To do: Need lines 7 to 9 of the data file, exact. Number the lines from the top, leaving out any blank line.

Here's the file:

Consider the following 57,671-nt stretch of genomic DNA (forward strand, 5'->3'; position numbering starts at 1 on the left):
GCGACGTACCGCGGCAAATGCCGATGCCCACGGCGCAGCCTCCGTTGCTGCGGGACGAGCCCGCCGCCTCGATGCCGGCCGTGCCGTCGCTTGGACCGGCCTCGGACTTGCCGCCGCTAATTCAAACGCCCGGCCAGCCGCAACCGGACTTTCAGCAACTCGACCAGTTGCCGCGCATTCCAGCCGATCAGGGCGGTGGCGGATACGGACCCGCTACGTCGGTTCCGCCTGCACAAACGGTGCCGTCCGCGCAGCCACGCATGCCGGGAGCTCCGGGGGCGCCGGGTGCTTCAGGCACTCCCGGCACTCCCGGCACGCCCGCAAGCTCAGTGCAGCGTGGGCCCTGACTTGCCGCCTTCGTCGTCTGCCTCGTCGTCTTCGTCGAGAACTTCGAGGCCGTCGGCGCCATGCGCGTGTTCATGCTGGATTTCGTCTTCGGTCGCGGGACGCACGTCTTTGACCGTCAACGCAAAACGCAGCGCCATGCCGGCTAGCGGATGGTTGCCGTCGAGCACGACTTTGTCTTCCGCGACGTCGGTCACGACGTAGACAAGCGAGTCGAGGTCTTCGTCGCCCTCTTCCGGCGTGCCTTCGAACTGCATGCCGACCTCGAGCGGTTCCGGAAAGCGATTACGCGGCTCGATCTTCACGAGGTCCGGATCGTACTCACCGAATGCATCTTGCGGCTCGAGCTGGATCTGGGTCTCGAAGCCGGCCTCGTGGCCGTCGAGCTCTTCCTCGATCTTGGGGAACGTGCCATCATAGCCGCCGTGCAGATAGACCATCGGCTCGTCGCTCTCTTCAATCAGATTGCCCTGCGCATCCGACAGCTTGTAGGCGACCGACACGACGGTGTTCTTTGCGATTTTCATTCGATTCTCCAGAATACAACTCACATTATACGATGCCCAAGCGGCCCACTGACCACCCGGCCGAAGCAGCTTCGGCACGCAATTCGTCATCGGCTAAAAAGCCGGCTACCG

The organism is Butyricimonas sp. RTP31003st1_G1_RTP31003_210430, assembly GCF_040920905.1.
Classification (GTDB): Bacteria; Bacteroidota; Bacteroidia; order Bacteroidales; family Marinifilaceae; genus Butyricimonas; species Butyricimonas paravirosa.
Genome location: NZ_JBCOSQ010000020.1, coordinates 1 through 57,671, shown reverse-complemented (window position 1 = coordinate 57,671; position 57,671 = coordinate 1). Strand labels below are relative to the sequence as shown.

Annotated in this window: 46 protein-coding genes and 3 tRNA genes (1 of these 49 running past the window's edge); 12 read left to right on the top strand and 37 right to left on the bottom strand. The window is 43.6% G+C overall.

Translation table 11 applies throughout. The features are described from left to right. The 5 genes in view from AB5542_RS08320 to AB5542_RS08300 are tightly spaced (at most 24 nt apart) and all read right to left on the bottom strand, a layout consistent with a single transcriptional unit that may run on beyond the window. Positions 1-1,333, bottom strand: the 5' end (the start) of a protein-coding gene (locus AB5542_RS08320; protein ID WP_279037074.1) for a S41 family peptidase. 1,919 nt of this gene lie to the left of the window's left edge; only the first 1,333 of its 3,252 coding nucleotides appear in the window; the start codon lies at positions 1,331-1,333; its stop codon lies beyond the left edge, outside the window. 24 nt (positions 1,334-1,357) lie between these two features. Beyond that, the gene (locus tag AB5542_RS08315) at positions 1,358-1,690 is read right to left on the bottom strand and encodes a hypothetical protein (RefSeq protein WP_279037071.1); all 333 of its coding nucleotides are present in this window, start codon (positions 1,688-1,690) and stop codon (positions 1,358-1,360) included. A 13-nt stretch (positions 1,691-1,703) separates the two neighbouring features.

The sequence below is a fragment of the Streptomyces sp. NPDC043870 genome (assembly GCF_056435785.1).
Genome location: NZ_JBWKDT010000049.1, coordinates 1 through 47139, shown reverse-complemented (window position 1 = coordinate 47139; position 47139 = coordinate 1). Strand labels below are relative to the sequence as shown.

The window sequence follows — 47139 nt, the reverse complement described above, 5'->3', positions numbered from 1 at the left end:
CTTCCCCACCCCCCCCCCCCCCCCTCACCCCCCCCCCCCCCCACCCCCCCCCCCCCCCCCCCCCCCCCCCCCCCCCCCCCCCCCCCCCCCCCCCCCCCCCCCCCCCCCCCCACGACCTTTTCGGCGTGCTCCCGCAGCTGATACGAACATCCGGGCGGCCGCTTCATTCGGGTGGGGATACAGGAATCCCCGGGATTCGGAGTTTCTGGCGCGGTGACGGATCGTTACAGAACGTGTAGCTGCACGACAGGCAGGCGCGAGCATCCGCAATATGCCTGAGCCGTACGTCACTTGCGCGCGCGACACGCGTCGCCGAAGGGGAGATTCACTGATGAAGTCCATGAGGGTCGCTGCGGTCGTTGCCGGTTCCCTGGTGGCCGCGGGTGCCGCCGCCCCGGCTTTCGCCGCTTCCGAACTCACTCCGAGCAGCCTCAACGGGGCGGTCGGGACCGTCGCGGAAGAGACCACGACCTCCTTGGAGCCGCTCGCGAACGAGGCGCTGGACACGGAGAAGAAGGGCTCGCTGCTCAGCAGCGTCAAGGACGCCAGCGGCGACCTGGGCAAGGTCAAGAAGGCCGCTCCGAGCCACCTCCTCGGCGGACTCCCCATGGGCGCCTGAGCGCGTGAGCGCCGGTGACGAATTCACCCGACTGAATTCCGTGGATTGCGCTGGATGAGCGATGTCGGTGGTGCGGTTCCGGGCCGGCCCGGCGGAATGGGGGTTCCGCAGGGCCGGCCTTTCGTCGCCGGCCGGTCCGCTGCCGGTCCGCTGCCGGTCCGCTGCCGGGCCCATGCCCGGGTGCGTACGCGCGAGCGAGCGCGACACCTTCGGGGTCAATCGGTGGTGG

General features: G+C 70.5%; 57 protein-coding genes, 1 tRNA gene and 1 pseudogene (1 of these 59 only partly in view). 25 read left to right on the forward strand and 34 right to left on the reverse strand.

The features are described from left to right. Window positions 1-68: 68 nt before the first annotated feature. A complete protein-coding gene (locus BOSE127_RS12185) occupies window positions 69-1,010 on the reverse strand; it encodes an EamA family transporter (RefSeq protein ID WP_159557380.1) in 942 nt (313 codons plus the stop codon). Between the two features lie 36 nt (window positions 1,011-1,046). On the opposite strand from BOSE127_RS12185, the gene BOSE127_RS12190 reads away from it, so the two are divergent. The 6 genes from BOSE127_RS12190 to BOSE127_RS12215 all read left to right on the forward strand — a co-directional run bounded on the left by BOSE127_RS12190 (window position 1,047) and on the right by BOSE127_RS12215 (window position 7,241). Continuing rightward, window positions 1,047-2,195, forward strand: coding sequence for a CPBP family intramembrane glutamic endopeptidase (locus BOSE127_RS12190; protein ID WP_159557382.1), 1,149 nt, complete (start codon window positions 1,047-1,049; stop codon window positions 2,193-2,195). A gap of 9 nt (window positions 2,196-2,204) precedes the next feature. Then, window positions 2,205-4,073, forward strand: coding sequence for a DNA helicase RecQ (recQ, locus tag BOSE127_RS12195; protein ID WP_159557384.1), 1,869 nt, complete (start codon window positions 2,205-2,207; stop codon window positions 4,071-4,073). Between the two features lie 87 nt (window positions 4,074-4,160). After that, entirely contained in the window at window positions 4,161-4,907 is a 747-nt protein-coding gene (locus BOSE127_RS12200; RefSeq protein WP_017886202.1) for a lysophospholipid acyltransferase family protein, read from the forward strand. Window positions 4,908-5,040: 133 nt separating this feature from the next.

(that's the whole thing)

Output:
Translation table 11 applies throughout. The features are described from left to right. The 5 genes in view from AB5542_RS08320 to AB5542_RS08300 are tightly spaced (at most 24 nt apart) and all read right to left on the bottom strand, a layout consistent with a single transcriptional unit that may run on beyond the window. Positions 1-1,333, bottom strand: the 5' end (the start) of a protein-coding gene (locus AB5542_RS08320; protein ID WP_279037074.1) for a S41 family peptidase. 1,919 nt of this gene lie to the left of the window's left edge; only the first 1,333 of its 3,252 coding nucleotides appear in the window; the start codon lies at positions 1,331-1,333; its stop codon lies beyond the left edge, outside the window. 24 nt (positions 1,334-1,357) lie between these two features. Beyond that, the gene (locus tag AB5542_RS08315) at positions 1,358-1,690 is read right to left on the bottom strand and encodes a hypothetical protein (RefSeq protein WP_279037071.1); all 333 of its coding nucleotides are present in this window, start codon (positions 1,688-1,690) and stop codon (positions 1,358-1,360) included. A 13-nt stretch (positions 1,691-1,703) separates the two neighbouring features.

The sequence below is a fragment of the Streptomyces sp. NPDC043870 genome (assembly GCF_056435785.1).
Genome location: NZ_JBWKDT010000049.1, coordinates 1 through 47139, shown reverse-complemented (window position 1 = coordinate 47139; position 47139 = coordinate 1). Strand labels below are relative to the sequence as shown.